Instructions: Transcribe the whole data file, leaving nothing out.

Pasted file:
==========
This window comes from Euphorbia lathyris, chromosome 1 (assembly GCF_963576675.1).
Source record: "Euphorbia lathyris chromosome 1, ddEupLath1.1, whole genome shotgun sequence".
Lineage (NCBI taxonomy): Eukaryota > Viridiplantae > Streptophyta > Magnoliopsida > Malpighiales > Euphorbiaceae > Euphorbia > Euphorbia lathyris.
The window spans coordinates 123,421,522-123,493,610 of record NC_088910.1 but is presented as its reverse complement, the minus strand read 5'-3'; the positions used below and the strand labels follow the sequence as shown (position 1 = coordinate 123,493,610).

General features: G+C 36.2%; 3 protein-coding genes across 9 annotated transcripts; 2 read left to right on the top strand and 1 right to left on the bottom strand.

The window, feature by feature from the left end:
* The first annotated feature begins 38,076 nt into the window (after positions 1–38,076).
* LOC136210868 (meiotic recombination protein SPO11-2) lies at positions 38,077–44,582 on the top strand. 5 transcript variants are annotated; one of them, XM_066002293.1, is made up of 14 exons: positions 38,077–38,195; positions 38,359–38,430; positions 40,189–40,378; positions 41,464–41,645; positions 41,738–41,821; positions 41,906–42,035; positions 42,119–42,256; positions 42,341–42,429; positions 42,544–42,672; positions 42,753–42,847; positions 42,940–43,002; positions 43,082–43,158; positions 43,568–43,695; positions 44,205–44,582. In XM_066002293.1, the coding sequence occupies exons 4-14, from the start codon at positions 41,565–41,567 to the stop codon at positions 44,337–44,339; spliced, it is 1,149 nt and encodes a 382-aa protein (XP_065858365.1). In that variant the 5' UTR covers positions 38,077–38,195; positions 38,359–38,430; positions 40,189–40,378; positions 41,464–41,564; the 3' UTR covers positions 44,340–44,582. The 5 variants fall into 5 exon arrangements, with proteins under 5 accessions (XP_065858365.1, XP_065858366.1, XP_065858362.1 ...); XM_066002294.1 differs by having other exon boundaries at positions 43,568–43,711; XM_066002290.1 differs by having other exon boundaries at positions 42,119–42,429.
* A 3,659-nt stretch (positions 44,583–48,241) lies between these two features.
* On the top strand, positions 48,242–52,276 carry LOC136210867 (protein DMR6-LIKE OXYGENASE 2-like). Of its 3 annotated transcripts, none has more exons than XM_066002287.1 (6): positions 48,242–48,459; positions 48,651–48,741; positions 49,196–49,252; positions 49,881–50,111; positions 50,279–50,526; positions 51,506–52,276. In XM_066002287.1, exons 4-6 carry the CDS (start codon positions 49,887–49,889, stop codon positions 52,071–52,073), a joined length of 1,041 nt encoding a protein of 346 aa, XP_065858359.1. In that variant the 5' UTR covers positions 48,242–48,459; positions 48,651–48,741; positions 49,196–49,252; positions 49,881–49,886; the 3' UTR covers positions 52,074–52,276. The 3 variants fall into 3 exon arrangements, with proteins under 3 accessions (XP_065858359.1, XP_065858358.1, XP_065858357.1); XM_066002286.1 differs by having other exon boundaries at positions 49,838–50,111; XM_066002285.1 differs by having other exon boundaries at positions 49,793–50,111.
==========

This window comes from Euphorbia lathyris, chromosome 1 (assembly GCF_963576675.1).
Source record: "Euphorbia lathyris chromosome 1, ddEupLath1.1, whole genome shotgun sequence".
Lineage (NCBI taxonomy): Eukaryota > Viridiplantae > Streptophyta > Magnoliopsida > Malpighiales > Euphorbiaceae > Euphorbia > Euphorbia lathyris.
The window spans coordinates 123,421,522-123,493,610 of record NC_088910.1 but is presented as its reverse complement, the minus strand read 5'-3'; the positions used below and the strand labels follow the sequence as shown (position 1 = coordinate 123,493,610).

General features: G+C 36.2%; 3 protein-coding genes across 9 annotated transcripts; 2 read left to right on the top strand and 1 right to left on the bottom strand.

The window, feature by feature from the left end:
* The first annotated feature begins 38,076 nt into the window (after positions 1–38,076).
* LOC136210868 (meiotic recombination protein SPO11-2) lies at positions 38,077–44,582 on the top strand. 5 transcript variants are annotated; one of them, XM_066002293.1, is made up of 14 exons: positions 38,077–38,195; positions 38,359–38,430; positions 40,189–40,378; positions 41,464–41,645; positions 41,738–41,821; positions 41,906–42,035; positions 42,119–42,256; positions 42,341–42,429; positions 42,544–42,672; positions 42,753–42,847; positions 42,940–43,002; positions 43,082–43,158; positions 43,568–43,695; positions 44,205–44,582. In XM_066002293.1, the coding sequence occupies exons 4-14, from the start codon at positions 41,565–41,567 to the stop codon at positions 44,337–44,339; spliced, it is 1,149 nt and encodes a 382-aa protein (XP_065858365.1). In that variant the 5' UTR covers positions 38,077–38,195; positions 38,359–38,430; positions 40,189–40,378; positions 41,464–41,564; the 3' UTR covers positions 44,340–44,582. The 5 variants fall into 5 exon arrangements, with proteins under 5 accessions (XP_065858365.1, XP_065858366.1, XP_065858362.1 ...); XM_066002294.1 differs by having other exon boundaries at positions 43,568–43,711; XM_066002290.1 differs by having other exon boundaries at positions 42,119–42,429.
* A 3,659-nt stretch (positions 44,583–48,241) lies between these two features.
* On the top strand, positions 48,242–52,276 carry LOC136210867 (protein DMR6-LIKE OXYGENASE 2-like). Of its 3 annotated transcripts, none has more exons than XM_066002287.1 (6): positions 48,242–48,459; positions 48,651–48,741; positions 49,196–49,252; positions 49,881–50,111; positions 50,279–50,526; positions 51,506–52,276. In XM_066002287.1, exons 4-6 carry the CDS (start codon positions 49,887–49,889, stop codon positions 52,071–52,073), a joined length of 1,041 nt encoding a protein of 346 aa, XP_065858359.1. In that variant the 5' UTR covers positions 48,242–48,459; positions 48,651–48,741; positions 49,196–49,252; positions 49,881–49,886; the 3' UTR covers positions 52,074–52,276. The 3 variants fall into 3 exon arrangements, with proteins under 3 accessions (XP_065858359.1, XP_065858358.1, XP_065858357.1); XM_066002286.1 differs by having other exon boundaries at positions 49,838–50,111; XM_066002285.1 differs by having other exon boundaries at positions 49,793–50,111.